KSTX Town Hall on Immigration Reform: Exploring the DREAM Act
Hernán Rozemberg, Senior Correspondent for Fronteras: The Changing America Desk, hosted the KSTX Town Hall on Immigration Reform: Exploring the DREAM Act on September 20, 2011 at Pearl Studio in San Antonio.
The Development, Relief and Education for Alien Minors (DREAM) Act, first introduced in August 2001, creates a path to citizenship for children under the age of 16 brought to the U.S. illegally and who attend college or join the military. It's estimated that there are over 2 million undocumented children in the U.S. who would benefit from the legislation.
Rozemberg lead a conversation between the community and a panel of policy experts that examined how the current immigration system is working and how it impacts the Dreamers, the children who are hoping the change in law will give them a pathway to citizenship.
Those in support of the legislation claim Dreamers are in the United States through no fault of their own, and, in order to properly apply for citizenship or residency, they would have to leave the country. For many of those potentially impacted, that means the possibility of relocating to a country where they don't speak the language or have a means of support.
Critics of the DREAM Act claim the bill is a backdoor way toward immigration amnesty. Opponents say this path to immigration reform rewards law breakers and encourages more illegal immigration. They argue the legislation is too broad and could be abused to grant amnesty to hundreds of thousands who don't legitimately qualify.
The DREAM Act has become a lightning rod for immigration reform, igniting passion on both sides. Texas Public Radio's Town Hall series was able to give the participants a forum for civil discourse in an effort to educate the public about the issue and give both sides a chance to present their perspective.
Schuylar Crist — Schuylar is a longtime conservative activist in San Antonio. He has been a leading local voice opposing illegal immigration and calling for increased border security. He has supported the Minuteman movement and helped coordinate activities here for U.S. Border Watch, a Houston-based group that monitors day laborers.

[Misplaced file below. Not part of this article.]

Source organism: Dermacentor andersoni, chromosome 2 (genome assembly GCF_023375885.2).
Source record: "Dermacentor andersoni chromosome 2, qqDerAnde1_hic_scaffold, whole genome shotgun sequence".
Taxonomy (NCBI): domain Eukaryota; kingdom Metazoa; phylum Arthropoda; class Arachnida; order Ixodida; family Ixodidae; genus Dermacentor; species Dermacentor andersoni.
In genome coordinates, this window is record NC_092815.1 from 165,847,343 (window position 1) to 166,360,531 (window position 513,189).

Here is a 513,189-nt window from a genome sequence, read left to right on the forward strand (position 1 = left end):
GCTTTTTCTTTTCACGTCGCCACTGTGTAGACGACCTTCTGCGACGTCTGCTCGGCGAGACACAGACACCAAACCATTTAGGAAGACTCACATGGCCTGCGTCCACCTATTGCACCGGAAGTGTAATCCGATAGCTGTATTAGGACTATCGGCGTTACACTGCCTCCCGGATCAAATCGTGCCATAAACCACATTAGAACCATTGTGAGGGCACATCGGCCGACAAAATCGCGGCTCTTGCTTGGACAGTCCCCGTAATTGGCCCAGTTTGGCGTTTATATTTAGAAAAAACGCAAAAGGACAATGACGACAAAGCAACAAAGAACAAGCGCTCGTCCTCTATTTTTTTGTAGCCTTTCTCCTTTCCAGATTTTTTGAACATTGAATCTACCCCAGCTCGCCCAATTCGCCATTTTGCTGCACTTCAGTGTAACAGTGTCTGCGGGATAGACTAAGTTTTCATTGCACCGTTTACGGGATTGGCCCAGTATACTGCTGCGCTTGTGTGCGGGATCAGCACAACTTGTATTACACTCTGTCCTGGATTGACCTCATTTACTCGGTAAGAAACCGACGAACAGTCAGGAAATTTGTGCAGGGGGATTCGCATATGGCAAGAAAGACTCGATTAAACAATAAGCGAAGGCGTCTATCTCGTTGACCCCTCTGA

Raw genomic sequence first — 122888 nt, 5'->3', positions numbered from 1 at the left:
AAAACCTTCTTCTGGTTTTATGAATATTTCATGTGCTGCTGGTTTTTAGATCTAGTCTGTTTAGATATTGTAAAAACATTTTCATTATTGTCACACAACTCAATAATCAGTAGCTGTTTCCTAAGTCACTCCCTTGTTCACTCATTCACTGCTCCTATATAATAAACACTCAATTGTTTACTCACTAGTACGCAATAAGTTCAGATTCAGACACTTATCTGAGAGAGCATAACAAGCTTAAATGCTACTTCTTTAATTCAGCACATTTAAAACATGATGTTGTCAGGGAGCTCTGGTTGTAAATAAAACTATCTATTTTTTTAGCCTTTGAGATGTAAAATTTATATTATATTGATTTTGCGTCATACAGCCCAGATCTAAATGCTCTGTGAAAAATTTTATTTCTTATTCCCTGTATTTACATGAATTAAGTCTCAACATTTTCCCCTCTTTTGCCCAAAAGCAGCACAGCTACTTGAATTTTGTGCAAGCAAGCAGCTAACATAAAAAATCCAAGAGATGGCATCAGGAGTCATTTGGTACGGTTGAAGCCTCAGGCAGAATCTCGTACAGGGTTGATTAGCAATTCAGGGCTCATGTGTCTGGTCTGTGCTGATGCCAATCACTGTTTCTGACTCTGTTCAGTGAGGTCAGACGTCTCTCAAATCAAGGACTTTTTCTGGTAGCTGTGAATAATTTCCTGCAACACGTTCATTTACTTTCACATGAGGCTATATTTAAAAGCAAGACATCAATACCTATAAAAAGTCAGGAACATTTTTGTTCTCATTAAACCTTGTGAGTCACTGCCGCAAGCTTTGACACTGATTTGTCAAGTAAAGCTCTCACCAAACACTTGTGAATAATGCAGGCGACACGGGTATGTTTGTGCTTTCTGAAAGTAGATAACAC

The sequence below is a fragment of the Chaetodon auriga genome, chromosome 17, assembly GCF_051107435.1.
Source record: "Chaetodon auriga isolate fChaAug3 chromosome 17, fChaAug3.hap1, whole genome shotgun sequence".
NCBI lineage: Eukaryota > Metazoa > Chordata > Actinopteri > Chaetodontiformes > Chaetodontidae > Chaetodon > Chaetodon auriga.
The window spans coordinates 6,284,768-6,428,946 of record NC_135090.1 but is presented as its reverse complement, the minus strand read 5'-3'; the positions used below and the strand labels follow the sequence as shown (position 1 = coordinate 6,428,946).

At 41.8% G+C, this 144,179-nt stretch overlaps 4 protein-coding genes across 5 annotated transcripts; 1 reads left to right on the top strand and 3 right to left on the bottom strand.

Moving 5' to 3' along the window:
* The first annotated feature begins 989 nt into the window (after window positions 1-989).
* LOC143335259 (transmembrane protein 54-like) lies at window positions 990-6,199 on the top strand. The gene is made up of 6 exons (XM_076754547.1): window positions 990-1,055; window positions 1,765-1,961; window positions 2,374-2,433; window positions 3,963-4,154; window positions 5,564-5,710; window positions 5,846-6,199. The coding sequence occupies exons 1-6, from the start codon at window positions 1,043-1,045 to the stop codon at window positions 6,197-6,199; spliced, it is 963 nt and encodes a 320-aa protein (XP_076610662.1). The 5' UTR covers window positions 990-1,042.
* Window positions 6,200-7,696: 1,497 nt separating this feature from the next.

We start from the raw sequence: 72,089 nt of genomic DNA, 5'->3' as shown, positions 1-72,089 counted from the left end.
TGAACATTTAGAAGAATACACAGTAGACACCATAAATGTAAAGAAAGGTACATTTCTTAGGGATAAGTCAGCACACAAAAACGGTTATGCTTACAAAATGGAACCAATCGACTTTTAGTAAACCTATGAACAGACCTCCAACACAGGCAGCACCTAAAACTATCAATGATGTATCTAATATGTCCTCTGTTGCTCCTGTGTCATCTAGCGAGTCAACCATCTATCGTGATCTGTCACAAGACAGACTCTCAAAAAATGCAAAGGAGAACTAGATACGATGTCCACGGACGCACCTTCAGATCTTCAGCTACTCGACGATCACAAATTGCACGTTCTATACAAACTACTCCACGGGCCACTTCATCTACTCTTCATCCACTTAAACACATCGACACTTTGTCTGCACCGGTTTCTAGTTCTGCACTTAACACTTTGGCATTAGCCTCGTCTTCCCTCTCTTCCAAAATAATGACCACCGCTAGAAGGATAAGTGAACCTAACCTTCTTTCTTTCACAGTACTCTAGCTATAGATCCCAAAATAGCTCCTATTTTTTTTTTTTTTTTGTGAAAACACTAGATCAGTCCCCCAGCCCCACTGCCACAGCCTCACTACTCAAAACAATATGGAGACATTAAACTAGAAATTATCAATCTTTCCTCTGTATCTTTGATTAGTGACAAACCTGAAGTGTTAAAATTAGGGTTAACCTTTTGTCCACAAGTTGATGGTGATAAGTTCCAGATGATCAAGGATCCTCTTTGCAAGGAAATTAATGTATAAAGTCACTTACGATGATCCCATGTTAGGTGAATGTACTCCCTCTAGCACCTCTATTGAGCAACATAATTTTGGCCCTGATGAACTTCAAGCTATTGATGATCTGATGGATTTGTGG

Lieutenant General (Ret.) Ricardo S. Sanchez — A South Texas native currently living in San Antonio, Lt. Gen. Sanchez served in the U.S. Army for 33 years before retiring in 2006. He was one of the leading military commanders of U.S. troops following the invasion of Iraq. He's originally from Rio Grande City, Texas.
George Rodriguez — The current president of the San Antonio Tea Party, which opposes the DREAM Act. Rodriguez recently retired after many years working for the federal government in Washington, including for the former INS.
Marisol Perez — An immigration attorney with San Antonio firm, DeMott, McChesney, Curtright & Associates. Perez previously worked for MALDEF in San Antonio. She has experience with the legal and political aspects of the immigration debate.
Carolina Canizales — Originally from Monterrey, Mexico, Canizales moved to San Antonio when was nine years old. She did not know that she was in the country illegally until high school. Now, she's a senior at the University of Texas at San Antonio, majoring in communications, where she's a coordinator of the campus group UTSA San Antonio Immigrant Youth Movement. She remains without legal status, so even with a degree she still will not be able to work.
About the Host:
Senior Field Correspondent Hernán Rozemberg (San Antonio) is a veteran journalist with nearly a decade-and-a-half experience, most of that time spent reporting on immigration and border issues. He has traveled the length of the northern and southern U.S. borders on assignment.
Born in Argentina, he's a native Spanish speaker who has lived, worked or studied on five continents. He holds a degree in political economy from the University of Massachusetts at Amherst and a degree in international relations from St. Mary's University in San Antonio, Texas.
This Town Hall was sponsored by the Hispanic Association of Colleges and Universities.